Attack on MH17 raises question of how far EU will go
Sanctions against Russia may look feeble as EU forges unified reaction
Russia’s ambassador to the United Nations Vitaly Churkin (centre) warned the UN Security Council against attempts to pressure an investigation into the downing of Malaysia Airlines flight MH17. Photograph: Reuters
The shooting down of flight MH17 on Thursday afternoon in Ukrainian airspace potentially opens up a new front in the ongoing tensions between the West and Russia over Ukraine.
With most diplomatic attention focused this week on the deepening crisis in Gaza, the air crash was a dramatic reminder of the violence festering in the region since Russia’s annexation of Crimea.
The incident happened less than 24 hours after EU leaders agreed on new measures against Russia at a summit in Brussels and the White House widened its sanctions to include companies such as Rosneft and Gazprombank.
With EU foreign ministers due to gather for a council meeting next Tuesday, the question emerging is how far the West is prepared to go.
The EU has been – and remains – deeply divided over how to respond to Russia, even before Ukraine decided not to sign an association agreement with the EU in November, prompting the current crisis. On one hand, the three Baltic countries, Sweden and others have consistently called for tougher action against its eastern neighbour, while the Mediterranean countries, Bulgaria and Slovakia favour a conciliatory approach.
Middle groundCountries such as Ireland and Denmark lie somewhere in the middle, while diplomats yesterday noted the three Benelux countries have been moving closer to the hardline position in the last few weeks, a shift likely to be consolidated following the massive death toll of Dutch nationals.
The reason for the polarisation of views is obvious – many member states are highly dependent on Russia for energy and trade.
The European Commission’s “impact assessment” reports, carried out to assess the potential impact on each member state of further financial sanctions against Russia, are playing a central role at official level.
The range of issues involved is encapsulated by France. So far, it is proceeding with the planned sale of two Mistral warships to Russia, a move criticised by president Barack Obama at last month’s summit and yesterday by German chancellor Angela Merkel.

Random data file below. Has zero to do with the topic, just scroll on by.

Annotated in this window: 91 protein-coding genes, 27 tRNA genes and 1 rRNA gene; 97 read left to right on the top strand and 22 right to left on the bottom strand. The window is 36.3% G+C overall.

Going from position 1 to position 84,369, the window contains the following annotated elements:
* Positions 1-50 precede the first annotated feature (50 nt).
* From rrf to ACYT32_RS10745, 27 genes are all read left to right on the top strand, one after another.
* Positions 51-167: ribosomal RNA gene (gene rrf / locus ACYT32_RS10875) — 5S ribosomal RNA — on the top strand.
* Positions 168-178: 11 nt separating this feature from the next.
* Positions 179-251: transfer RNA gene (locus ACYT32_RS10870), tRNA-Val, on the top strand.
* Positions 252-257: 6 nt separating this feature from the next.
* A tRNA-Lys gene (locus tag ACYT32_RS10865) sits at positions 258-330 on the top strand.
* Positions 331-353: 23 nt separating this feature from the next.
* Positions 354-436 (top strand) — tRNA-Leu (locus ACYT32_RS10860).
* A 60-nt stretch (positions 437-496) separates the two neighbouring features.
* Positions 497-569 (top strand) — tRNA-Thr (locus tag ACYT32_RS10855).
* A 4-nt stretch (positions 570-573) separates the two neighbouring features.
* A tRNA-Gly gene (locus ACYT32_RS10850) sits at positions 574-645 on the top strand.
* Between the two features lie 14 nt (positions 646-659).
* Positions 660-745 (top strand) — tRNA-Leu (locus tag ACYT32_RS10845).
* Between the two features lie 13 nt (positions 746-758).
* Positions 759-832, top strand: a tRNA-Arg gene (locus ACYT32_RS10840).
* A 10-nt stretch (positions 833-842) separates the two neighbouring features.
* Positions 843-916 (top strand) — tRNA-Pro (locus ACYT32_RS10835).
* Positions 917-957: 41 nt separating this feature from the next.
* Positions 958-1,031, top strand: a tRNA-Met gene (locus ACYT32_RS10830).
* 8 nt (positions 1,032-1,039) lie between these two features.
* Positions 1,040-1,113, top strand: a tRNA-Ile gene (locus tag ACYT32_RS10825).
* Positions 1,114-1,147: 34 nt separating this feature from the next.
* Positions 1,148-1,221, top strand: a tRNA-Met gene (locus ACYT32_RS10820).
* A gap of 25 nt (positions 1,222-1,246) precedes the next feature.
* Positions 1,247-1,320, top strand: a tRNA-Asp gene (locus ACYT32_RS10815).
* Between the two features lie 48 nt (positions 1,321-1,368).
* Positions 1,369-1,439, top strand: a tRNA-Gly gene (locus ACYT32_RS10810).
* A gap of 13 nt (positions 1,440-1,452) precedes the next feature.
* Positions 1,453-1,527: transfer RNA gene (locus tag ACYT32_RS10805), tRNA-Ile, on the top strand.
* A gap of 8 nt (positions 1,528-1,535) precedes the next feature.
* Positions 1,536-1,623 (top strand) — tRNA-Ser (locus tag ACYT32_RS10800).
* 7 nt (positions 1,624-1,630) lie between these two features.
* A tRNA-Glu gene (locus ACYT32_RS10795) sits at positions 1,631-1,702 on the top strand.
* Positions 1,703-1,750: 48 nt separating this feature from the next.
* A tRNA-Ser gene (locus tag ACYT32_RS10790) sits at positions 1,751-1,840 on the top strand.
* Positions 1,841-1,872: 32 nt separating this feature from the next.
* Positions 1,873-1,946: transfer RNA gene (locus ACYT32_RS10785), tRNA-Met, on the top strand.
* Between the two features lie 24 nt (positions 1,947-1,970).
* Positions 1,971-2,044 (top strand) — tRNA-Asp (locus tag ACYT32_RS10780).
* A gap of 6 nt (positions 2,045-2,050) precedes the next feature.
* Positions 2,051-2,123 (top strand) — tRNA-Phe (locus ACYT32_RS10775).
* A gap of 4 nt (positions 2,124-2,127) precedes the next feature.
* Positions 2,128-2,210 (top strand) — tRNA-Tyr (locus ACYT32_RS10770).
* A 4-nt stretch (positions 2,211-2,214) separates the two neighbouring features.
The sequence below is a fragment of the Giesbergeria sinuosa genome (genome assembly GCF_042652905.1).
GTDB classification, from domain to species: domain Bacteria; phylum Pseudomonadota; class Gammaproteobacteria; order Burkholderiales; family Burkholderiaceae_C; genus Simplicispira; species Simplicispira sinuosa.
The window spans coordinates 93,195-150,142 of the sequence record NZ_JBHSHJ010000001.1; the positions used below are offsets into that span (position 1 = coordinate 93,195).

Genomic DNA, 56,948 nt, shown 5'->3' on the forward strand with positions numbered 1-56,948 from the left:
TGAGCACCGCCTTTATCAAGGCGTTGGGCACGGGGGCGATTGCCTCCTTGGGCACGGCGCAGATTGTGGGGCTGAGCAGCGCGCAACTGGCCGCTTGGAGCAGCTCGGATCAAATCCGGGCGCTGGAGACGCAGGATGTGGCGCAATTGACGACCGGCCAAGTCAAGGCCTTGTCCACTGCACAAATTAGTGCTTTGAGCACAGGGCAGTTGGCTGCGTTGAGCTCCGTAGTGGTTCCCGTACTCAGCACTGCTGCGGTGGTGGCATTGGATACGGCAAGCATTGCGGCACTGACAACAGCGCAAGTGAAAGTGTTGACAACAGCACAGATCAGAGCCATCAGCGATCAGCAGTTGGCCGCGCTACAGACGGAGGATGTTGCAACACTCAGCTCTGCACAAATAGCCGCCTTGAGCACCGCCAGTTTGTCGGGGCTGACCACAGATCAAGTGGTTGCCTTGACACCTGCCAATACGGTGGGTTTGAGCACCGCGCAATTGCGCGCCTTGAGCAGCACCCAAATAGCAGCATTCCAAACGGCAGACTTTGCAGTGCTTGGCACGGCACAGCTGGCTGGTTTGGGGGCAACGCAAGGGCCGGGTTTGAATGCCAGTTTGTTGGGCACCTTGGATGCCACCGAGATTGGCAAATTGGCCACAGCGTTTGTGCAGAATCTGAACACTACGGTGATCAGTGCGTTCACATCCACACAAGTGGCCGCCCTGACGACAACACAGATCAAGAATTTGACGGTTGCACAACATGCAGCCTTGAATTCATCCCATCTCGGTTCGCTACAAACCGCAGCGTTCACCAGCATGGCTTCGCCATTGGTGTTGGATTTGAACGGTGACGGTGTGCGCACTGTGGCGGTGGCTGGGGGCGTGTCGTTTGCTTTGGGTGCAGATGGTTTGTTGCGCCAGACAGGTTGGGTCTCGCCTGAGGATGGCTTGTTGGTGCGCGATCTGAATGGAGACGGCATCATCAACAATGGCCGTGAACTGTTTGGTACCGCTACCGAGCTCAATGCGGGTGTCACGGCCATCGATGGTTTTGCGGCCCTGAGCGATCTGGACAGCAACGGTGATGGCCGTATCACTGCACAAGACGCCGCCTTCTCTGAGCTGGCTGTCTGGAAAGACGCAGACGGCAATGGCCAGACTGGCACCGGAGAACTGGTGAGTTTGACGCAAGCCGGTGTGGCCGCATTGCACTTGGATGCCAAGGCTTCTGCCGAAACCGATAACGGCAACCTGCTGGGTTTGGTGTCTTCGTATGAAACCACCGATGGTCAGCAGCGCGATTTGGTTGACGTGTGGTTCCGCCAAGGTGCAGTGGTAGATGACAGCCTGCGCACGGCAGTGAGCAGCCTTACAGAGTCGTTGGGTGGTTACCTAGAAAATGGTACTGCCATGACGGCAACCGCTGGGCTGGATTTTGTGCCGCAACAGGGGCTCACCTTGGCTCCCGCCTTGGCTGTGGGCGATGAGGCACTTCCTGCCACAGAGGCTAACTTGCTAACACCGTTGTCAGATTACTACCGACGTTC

As always, Germany’s position is of vital importance, with the chancellor understood to be relatively tough on Russia, a position not necessarily shared by the German government.
Whether the EU is prepared to impose deeper economic sanctions is unclear, with Merkel dampening expectations of further sanctions next week at her press conference yesterday.
One conundrum for Europe is that its leaders had already agreed to increase sanctions on Wednesday night in Brussels, which had been due to be rubber-stamped next Tuesday, although the new names affected are not set to be published until Thursday.
Putin’s alliesEU officials pointed out yesterday the new package of sanctions – particularly the move to target some of Putin’s allies – was a significant development.
While there has been much debate over whether the EU should impose the more punitive “phase three” sanctions, officials in Brussels yesterday pointed out the new package of “phase two” sanctions have significant scope and could even be more effective than low-level economic sanctions.
While the EU is perceived to have shied away from the US’s more hard-hitting efforts, sanctions are much more difficult for the EU to implement legally, as legislators are required to provide proof sanctions against individuals are justified.
While the US, EU and national capitals are likely to continue to work in tandem on forging a response to Russia in the coming days, EU officials played down any expectation a military response would be discussed on Tuesday. Such matters are likely to remain the preserve of Nato, though significantly the attack took place over Ukraine, a non-Nato country.
Foreign policy chiefThe crisis has occurred at a pivotal point for EU foreign policy as the bloc prepares to elect a successor to Cathy Ashton as foreign policy chief. The decision not to appoint a candidate on Wednesday is seen as a blow to Italy’s quest for the foreign policy brief, amid concerns 41-year-old its foreign minister Federica Mogherini is too pro-Russian.
The dramatic turn taken in the Ukraine crisis has made the job of the next foreign policy chief all the more important as Europe works to avoid the perception of disunity in the face of deepening instability on its eastern borders.